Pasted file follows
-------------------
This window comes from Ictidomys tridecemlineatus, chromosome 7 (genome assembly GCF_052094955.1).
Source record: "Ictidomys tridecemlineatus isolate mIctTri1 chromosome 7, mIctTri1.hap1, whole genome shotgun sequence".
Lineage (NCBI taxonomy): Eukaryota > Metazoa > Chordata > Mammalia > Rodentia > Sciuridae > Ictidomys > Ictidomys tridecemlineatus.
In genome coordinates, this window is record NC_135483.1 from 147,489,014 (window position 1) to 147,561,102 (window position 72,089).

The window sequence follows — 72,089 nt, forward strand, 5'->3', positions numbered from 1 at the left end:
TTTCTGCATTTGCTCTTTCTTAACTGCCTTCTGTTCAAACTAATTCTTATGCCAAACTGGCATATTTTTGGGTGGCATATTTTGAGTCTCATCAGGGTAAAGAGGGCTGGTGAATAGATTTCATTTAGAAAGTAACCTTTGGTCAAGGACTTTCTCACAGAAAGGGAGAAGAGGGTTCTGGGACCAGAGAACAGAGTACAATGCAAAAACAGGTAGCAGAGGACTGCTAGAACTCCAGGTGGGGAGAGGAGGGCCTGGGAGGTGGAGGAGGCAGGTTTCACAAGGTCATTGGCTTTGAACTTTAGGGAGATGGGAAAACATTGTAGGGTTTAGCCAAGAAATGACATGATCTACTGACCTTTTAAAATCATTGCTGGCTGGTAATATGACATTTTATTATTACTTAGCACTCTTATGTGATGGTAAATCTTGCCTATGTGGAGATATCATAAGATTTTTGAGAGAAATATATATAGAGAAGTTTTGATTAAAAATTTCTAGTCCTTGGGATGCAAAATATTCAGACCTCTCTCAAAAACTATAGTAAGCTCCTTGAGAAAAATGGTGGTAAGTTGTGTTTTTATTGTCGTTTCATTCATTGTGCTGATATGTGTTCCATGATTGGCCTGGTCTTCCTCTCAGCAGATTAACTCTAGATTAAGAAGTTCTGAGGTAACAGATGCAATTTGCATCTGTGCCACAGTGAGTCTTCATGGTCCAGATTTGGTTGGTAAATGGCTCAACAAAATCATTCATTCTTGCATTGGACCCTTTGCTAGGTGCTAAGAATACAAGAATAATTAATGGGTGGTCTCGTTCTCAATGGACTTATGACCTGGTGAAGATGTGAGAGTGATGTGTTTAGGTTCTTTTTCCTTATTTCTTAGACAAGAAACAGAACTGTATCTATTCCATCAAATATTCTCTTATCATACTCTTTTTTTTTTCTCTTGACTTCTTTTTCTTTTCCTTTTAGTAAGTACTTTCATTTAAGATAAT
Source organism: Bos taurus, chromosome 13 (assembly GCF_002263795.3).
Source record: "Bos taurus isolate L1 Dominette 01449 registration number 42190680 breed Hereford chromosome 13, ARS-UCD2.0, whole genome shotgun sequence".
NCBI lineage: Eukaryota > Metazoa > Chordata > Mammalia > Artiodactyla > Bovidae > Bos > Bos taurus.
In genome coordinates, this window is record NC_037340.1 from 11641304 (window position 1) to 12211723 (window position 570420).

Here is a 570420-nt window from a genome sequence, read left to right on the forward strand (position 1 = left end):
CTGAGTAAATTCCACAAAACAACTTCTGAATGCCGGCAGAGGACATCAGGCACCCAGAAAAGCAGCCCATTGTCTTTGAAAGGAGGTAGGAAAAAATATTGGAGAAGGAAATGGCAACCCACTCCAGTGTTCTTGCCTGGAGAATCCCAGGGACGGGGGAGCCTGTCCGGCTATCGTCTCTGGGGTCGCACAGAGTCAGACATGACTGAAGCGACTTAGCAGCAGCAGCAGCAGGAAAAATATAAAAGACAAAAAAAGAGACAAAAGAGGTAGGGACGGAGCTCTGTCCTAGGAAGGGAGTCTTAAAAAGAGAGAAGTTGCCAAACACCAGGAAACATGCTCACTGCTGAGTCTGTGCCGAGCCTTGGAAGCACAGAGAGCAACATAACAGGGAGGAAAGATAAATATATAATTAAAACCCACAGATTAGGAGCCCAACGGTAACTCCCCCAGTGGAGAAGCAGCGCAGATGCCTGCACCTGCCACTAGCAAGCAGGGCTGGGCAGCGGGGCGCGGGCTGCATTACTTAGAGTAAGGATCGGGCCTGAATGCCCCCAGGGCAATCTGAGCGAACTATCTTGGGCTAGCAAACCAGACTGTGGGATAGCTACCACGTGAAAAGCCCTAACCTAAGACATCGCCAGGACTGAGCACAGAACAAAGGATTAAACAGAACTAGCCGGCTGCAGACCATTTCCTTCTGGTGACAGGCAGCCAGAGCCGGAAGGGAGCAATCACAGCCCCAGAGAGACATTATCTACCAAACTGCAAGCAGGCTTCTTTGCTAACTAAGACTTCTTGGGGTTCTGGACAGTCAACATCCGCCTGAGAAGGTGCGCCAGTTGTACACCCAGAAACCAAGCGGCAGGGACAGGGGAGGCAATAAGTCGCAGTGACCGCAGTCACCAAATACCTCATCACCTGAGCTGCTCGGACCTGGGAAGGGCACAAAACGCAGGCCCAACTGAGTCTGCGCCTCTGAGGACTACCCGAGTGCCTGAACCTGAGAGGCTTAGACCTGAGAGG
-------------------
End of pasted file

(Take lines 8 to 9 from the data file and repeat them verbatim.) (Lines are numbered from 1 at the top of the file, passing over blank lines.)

Source record: "Bos taurus isolate L1 Dominette 01449 registration number 42190680 breed Hereford chromosome 13, ARS-UCD2.0, whole genome shotgun sequence".
NCBI lineage: Eukaryota > Metazoa > Chordata > Mammalia > Artiodactyla > Bovidae > Bos > Bos taurus.